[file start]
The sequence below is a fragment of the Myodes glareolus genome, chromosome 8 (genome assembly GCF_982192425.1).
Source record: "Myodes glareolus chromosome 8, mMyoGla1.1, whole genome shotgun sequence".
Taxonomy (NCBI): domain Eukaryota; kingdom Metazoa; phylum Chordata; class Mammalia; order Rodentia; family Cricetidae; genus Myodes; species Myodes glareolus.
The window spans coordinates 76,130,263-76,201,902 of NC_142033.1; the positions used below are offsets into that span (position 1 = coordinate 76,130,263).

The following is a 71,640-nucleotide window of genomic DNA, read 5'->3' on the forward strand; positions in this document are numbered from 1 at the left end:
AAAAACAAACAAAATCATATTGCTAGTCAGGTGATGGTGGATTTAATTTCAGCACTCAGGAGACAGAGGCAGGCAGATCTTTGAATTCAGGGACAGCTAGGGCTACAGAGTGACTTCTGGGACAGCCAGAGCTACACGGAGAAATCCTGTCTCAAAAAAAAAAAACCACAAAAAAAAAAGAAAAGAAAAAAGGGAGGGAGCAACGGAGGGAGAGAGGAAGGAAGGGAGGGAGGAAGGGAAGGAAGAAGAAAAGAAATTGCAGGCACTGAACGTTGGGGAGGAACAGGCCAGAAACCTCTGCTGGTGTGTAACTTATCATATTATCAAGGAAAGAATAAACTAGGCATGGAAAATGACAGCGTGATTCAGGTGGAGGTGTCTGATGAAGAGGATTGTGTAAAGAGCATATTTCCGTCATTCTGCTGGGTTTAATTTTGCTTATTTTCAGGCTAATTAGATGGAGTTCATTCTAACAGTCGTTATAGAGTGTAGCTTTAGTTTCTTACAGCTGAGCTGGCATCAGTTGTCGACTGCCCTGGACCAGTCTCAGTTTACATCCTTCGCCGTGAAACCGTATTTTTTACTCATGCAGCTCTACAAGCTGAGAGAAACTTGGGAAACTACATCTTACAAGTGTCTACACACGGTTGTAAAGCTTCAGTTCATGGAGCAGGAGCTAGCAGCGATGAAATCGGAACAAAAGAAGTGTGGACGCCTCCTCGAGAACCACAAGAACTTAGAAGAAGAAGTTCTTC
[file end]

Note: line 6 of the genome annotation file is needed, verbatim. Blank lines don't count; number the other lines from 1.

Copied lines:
AAAAACAAACAAAATCATATTGCTAGTCAGGTGATGGTGGATTTAATTTCAGCACTCAGGAGACAGAGGCAGGCAGATCTTTGAATTCAGGGACAGCTAGGGCTACAGAGTGACTTCTGGGACAGCCAGAGCTACACGGAGAAATCCTGTCTCAAAAAAAAAAAACCACAAAAAAAAAAGAAAAGAAAAAAGGGAGGGAGCAACGGAGGGAGAGAGGAAGGAAGGGAGGGAGGAAGGGAAGGAAGAAGAAAAGAAATTGCAGGCACTGAACGTTGGGGAGGAACAGGCCAGAAACCTCTGCTGGTGTGTAACTTATCATATTATCAAGGAAAGAATAAACTAGGCATGGAAAATGACAGCGTGATTCAGGTGGAGGTGTCTGATGAAGAGGATTGTGTAAAGAGCATATTTCCGTCATTCTGCTGGGTTTAATTTTGCTTATTTTCAGGCTAATTAGATGGAGTTCATTCTAACAGTCGTTATAGAGTGTAGCTTTAGTTTCTTACAGCTGAGCTGGCATCAGTTGTCGACTGCCCTGGACCAGTCTCAGTTTACATCCTTCGCCGTGAAACCGTATTTTTTACTCATGCAGCTCTACAAGCTGAGAGAAACTTGGGAAACTACATCTTACAAGTGTCTACACACGGTTGTAAAGCTTCAGTTCATGGAGCAGGAGCTAGCAGCGATGAAATCGGAACAAAAGAAGTGTGGACGCCTCCTCGAGAACCACAAGAACTTAGAAGAAGAAGTTCTTC